Camille Gavin's previous include Kern's Movers & Shakers (now Out of Print). Her work has appeared in local, regional and national publications.
Prior to entering the field of journalism in 1974, she was a children's librarian. Camile served for years as a weekly columnist for The Bakersfield Californian.
Camille holds a BA from Fresno State University; an MA from California State University, Bakersfield. Gavin has taught journalism and public relations courses at California State University Bakersfield (CSUB), and University of California, Santa Barbara Extension.
Camille telling Biddy Mason's story to C-SPAN. Click Here.
BAKERSFIELD BESTSELLER at Russo's Books (2007)
Quaint as it may seem to us now, there was a time when families kept in touch by sitting down to write a letter, not by clicking the dial of a cellular phone. To women like Cora, the author's grandmother, letters from her husband Phil were more than mere sheets of paper-they were memories to be treasured forever. Within this book you will find the innermost thoughts of one man as he writes to his beloved wife over a period of fifteen years-the joys and the anguish, the excitement of runaway horses (and one or two children) or a street fight between two prominent physicians. And plenty of rib-tickling humor. The letters are linked together with explanatory text by the author, whose knowledge is gleaned from her personal experience as well as extensive research. Her grandfather, Phil Bender, was a Bakersfield businessman, involved with the sale and transfer of real estate. He also was a volunteer fireman and his dynamic first-hand account of the 1889 conflagration that nearly destroyed the town is as exciting to read today as it must have been for Cora when she received it. He wrote Cora almost daily whenever she was away from home, and she was away often during Bakersfield's extremely hot summers. During their courting days, when she was a young schoolteacher, she sojourned in the nearby Sierra Nevada or Tehachapi Mountains. After they were married, and the birth of their first child (there would be seven in all) summertime usually found her in the San Francisco area, or, later, at the family's vacation beach house in Ocean Park, near Santa Monica. "Dear Cora" is the story of one family, but it could be any family, anywhere and at any time.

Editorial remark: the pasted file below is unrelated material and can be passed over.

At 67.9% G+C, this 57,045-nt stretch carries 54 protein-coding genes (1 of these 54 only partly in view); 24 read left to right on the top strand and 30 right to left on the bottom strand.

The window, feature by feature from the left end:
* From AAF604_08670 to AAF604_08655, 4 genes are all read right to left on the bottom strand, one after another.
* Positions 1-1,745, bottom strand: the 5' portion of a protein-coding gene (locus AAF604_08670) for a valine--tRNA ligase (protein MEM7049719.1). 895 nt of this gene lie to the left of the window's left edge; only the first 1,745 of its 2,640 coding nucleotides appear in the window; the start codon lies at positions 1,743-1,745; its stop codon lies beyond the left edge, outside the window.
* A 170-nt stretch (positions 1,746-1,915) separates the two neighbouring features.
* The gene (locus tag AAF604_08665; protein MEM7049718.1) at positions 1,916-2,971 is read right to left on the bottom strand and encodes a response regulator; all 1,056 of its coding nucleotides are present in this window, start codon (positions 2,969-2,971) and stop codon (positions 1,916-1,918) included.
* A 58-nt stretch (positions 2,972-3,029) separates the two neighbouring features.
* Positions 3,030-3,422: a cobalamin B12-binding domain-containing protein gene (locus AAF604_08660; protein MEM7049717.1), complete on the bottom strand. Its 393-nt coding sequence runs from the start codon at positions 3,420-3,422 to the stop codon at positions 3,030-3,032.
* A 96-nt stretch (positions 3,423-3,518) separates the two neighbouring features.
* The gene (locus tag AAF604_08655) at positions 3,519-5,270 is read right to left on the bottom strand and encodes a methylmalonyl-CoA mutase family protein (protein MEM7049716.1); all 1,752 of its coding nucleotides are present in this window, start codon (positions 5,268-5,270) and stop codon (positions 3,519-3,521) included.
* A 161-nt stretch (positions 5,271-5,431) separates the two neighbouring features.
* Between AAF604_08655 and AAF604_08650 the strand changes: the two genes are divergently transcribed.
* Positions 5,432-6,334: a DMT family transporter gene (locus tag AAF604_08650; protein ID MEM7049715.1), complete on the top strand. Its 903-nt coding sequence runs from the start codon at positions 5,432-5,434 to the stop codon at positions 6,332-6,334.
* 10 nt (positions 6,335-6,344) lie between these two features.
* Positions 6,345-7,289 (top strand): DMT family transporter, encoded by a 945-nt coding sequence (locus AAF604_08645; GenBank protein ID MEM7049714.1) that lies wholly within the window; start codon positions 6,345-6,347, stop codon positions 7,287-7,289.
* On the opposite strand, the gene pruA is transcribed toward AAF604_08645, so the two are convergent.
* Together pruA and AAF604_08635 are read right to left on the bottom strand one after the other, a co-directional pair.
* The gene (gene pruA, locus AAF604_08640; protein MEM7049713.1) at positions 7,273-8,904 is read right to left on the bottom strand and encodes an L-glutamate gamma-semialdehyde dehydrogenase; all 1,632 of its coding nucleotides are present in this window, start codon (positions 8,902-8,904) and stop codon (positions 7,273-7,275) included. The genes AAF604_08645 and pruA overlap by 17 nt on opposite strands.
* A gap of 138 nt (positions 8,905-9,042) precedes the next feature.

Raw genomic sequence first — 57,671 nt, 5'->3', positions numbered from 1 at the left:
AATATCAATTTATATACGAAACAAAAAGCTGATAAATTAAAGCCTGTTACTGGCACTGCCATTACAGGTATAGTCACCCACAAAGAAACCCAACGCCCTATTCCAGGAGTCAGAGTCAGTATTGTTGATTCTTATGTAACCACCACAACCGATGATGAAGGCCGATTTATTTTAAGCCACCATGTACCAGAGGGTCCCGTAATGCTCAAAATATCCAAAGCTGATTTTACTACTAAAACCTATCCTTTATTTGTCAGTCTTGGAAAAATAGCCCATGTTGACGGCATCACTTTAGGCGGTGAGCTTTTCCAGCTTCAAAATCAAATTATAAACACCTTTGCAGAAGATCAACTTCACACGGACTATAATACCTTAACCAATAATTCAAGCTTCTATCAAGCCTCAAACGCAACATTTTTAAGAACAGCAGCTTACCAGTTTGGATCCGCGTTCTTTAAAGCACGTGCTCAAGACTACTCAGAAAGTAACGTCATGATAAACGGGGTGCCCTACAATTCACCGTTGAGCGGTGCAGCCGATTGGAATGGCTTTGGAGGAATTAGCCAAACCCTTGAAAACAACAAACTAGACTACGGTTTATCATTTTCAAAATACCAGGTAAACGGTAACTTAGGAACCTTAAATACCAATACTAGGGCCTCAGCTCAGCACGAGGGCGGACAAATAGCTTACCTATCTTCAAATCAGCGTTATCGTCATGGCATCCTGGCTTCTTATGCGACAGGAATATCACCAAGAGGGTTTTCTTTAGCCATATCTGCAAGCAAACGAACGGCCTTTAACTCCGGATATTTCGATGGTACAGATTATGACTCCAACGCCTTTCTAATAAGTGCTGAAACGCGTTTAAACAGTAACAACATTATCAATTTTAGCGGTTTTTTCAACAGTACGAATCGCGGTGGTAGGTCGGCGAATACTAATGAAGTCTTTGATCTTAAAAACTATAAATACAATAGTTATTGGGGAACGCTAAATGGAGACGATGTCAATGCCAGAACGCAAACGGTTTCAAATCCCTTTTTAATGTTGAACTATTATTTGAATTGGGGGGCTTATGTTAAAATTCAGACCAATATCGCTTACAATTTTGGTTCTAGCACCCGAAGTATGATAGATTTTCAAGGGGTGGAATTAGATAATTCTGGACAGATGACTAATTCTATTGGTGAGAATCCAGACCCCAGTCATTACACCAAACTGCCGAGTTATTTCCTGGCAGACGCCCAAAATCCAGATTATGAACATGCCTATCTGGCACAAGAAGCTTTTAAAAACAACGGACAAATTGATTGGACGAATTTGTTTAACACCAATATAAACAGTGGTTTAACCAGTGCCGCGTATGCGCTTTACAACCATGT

Biddy Mason, born into slavery, walked two thousand miles to get to California. She won her freedom in a Los Angeles courtroom in 1856-even though the law did not allow people of color to speak in open court. A skilled nurse and midwife, she saved her money and helped anyone who was in need. She also bought property and became a wealthy woman. In 1872 she founded the First African Methodist Episcopal Church of Los Angeles. And because the public school was not open to blacks, she provided the money to start the city's first school for African-Americans. Using a narrative style, the author tells the compelling story of this valiant woman. Biddy Mason was a true pioneer of the Old West and a worthy role model for young readers.